Danish-Cambodian forestry project wins prestigious UN prize at COP21
A collaborative project between the University of Copenhagen, a Cambodian IT company, the international development organisation Danmission and their Cambodian partner, the Prey Lang Community Network (PLCN), were awarded the UN Equator Prize in front of 1,800 people at the Parisian theatre Mogador during COP21 last night.
The Prey Lang forest in northeastern Cambodia is the last big evergreen forest in Southeast Asia. It is the size of Zealand and home to at least 20 endangered plant species and 27 endangered animal species. It supplies the livelihood for over 200,000 local Cambodians.
Tree species found in the forest like teak and rosewood are coveted by illegal loggers.
The joint Danish/Cambodian initiative is attempting to fight the loggers. Local activists armed with mobile phones and a special app keep track of valuable trees in the forest and report on illegal logging.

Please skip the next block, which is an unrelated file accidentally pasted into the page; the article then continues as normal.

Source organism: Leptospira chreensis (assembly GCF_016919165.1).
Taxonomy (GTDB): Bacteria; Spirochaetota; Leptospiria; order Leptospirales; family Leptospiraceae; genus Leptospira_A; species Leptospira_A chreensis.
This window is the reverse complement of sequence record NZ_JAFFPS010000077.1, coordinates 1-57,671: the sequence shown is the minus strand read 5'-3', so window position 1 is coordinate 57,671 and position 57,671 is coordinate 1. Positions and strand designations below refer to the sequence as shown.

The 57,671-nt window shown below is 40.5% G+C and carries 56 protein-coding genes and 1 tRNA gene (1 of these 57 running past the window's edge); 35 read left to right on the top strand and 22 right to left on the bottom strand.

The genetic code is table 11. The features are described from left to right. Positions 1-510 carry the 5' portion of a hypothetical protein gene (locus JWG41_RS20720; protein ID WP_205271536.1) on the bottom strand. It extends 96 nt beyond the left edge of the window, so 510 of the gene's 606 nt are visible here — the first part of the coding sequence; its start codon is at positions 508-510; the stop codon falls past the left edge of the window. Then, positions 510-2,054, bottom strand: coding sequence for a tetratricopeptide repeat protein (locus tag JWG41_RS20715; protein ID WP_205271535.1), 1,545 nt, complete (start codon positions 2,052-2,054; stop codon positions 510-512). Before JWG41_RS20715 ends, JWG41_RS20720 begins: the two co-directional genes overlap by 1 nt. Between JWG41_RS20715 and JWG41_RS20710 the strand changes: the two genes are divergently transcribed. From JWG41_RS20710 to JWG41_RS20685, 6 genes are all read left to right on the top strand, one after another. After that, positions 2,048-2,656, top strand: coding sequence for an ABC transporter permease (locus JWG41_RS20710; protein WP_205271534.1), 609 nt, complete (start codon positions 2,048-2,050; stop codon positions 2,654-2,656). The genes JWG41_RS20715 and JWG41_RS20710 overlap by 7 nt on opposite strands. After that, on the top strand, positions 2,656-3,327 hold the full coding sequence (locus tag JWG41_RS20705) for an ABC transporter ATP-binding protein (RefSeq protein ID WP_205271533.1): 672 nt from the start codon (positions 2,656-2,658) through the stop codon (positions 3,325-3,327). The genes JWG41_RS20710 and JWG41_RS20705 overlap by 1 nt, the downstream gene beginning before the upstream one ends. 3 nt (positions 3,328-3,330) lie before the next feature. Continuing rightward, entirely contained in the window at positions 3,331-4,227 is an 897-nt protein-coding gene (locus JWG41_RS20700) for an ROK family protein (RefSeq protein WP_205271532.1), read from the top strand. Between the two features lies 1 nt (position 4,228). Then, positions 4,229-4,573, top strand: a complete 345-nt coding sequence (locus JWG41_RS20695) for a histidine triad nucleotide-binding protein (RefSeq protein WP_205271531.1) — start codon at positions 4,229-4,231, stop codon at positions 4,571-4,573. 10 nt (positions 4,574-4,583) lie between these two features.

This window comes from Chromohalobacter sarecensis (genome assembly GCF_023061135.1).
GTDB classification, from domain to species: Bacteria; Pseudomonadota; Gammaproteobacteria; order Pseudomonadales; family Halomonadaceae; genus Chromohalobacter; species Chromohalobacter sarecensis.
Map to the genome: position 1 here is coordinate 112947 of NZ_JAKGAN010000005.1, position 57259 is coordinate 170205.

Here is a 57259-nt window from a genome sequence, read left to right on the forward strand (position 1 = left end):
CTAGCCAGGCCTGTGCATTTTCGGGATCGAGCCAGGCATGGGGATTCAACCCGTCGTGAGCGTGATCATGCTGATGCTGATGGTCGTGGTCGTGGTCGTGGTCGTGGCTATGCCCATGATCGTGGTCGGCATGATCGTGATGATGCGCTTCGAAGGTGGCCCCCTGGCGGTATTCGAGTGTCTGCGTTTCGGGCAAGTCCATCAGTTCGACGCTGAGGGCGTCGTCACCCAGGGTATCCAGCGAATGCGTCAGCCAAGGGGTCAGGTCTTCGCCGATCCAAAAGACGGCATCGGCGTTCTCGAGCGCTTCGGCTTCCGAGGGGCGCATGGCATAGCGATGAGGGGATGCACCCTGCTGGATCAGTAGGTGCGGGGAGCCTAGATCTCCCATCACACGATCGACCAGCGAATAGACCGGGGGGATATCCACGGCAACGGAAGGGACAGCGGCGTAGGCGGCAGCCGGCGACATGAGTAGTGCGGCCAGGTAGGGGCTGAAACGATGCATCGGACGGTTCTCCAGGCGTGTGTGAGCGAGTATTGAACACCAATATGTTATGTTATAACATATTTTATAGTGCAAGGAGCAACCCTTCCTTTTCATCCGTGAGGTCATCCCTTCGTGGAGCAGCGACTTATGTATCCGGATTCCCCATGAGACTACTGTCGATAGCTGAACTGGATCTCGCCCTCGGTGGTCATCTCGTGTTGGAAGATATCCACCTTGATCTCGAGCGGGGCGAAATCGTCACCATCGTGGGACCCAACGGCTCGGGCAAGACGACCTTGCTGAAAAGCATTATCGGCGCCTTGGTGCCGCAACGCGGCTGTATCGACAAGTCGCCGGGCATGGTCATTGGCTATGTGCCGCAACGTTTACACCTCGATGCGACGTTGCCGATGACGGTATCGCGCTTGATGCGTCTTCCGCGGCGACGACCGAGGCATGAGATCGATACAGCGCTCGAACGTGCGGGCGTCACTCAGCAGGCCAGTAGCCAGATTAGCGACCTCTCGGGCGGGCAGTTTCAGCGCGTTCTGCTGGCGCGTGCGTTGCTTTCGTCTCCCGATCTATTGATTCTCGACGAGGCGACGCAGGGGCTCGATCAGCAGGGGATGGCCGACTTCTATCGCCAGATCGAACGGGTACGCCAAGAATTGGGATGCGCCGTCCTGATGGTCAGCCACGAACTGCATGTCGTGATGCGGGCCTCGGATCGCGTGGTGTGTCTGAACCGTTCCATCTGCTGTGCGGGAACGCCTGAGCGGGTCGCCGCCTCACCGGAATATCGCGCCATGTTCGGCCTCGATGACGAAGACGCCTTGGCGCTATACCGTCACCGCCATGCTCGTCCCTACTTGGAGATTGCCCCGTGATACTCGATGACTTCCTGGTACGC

Activists use the app to provide GPS co-ordinates for the rare and valuable trees and plants they find in patrols through Prey Long. The data provides an overview of the parts of the forest that are particularly worth protecting and helps document illegal logging.
“The prize allows us to focus on the problems in Prey Long, not just for the people of Cambodia, but also the global environment,” Danmission consultant Christina Dahl told DR Knowledge.
Dahl said the aim is to increase networking in Cambodia and among other indigenous people and decision-makers fighting illegal logging around the world.
“It is very important we help our partners to make contact with other like-minded people, so they have greater political clout,” said Dahl.
“They can learn from the experiences of others to fight for the environment and their rights.”
The app is also an effective tool to help combat corrupt officials who often co-operate with and are payed off by illegal loggers.
Where high tech meets the natural world
The app first became operational in January of this year.
“Previously, it was costly to get people together so they could share information – this tool has changed that,” Dahl said.
The 400 PLCN activists use a total of 35 phones to patrol Prey Lang. Although wireless signals are virtually nonexistent in the forest, the app is designed to store information and co-ordinates until the phone can connect to the internet and upload the information to a database.
“When everything is running smoothly with the app, it can show illegal logging hotspots on a weekly basis, and those areas can be patrolled.”